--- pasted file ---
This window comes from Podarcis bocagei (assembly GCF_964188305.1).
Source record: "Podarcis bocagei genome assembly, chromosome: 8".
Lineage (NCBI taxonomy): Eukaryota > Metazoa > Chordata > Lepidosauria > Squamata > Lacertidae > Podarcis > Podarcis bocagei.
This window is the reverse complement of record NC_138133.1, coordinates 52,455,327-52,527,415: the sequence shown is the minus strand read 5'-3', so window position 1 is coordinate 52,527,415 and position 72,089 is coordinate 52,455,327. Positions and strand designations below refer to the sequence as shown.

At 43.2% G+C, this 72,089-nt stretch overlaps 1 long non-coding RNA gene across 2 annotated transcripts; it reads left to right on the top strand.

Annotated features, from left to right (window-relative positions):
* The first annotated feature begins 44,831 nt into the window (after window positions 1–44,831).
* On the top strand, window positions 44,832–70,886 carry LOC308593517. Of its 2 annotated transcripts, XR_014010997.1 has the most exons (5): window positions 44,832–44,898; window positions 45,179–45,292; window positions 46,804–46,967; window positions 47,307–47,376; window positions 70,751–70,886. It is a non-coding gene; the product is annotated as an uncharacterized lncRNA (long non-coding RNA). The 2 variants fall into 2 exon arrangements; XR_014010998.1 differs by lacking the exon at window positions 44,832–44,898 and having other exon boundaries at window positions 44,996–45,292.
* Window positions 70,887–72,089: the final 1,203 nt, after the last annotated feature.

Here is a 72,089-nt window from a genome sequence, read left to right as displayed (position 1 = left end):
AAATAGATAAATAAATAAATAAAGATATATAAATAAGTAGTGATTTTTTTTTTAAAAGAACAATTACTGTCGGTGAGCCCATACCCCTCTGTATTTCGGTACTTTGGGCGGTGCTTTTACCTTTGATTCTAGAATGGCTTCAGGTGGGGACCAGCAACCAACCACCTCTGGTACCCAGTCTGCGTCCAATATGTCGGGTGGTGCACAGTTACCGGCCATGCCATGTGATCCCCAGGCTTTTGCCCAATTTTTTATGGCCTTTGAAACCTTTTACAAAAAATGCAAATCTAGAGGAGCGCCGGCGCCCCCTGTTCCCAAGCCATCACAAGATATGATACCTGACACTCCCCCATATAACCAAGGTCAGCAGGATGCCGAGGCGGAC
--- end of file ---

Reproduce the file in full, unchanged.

This window comes from Podarcis bocagei (assembly GCF_964188305.1).
Source record: "Podarcis bocagei genome assembly, chromosome: 8".
Lineage (NCBI taxonomy): Eukaryota > Metazoa > Chordata > Lepidosauria > Squamata > Lacertidae > Podarcis > Podarcis bocagei.
This window is the reverse complement of record NC_138133.1, coordinates 52,455,327-52,527,415: the sequence shown is the minus strand read 5'-3', so window position 1 is coordinate 52,527,415 and position 72,089 is coordinate 52,455,327. Positions and strand designations below refer to the sequence as shown.

At 43.2% G+C, this 72,089-nt stretch overlaps 1 long non-coding RNA gene across 2 annotated transcripts; it reads left to right on the top strand.

Annotated features, from left to right (window-relative positions):
* The first annotated feature begins 44,831 nt into the window (after window positions 1–44,831).
* On the top strand, window positions 44,832–70,886 carry LOC308593517. Of its 2 annotated transcripts, XR_014010997.1 has the most exons (5): window positions 44,832–44,898; window positions 45,179–45,292; window positions 46,804–46,967; window positions 47,307–47,376; window positions 70,751–70,886. It is a non-coding gene; the product is annotated as an uncharacterized lncRNA (long non-coding RNA). The 2 variants fall into 2 exon arrangements; XR_014010998.1 differs by lacking the exon at window positions 44,832–44,898 and having other exon boundaries at window positions 44,996–45,292.
* Window positions 70,887–72,089: the final 1,203 nt, after the last annotated feature.

Here is a 72,089-nt window from a genome sequence, read left to right as displayed (position 1 = left end):
AAATAGATAAATAAATAAATAAAGATATATAAATAAGTAGTGATTTTTTTTTTAAAAGAACAATTACTGTCGGTGAGCCCATACCCCTCTGTATTTCGGTACTTTGGGCGGTGCTTTTACCTTTGATTCTAGAATGGCTTCAGGTGGGGACCAGCAACCAACCACCTCTGGTACCCAGTCTGCGTCCAATATGTCGGGTGGTGCACAGTTACCGGCCATGCCATGTGATCCCCAGGCTTTTGCCCAATTTTTTATGGCCTTTGAAACCTTTTACAAAAAATGCAAATCTAGAGGAGCGCCGGCGCCCCCTGTTCCCAAGCCATCACAAGATATGATACCTGACACTCCCCCATATAACCAAGGTCAGCAGGATGCCGAGGCGGAC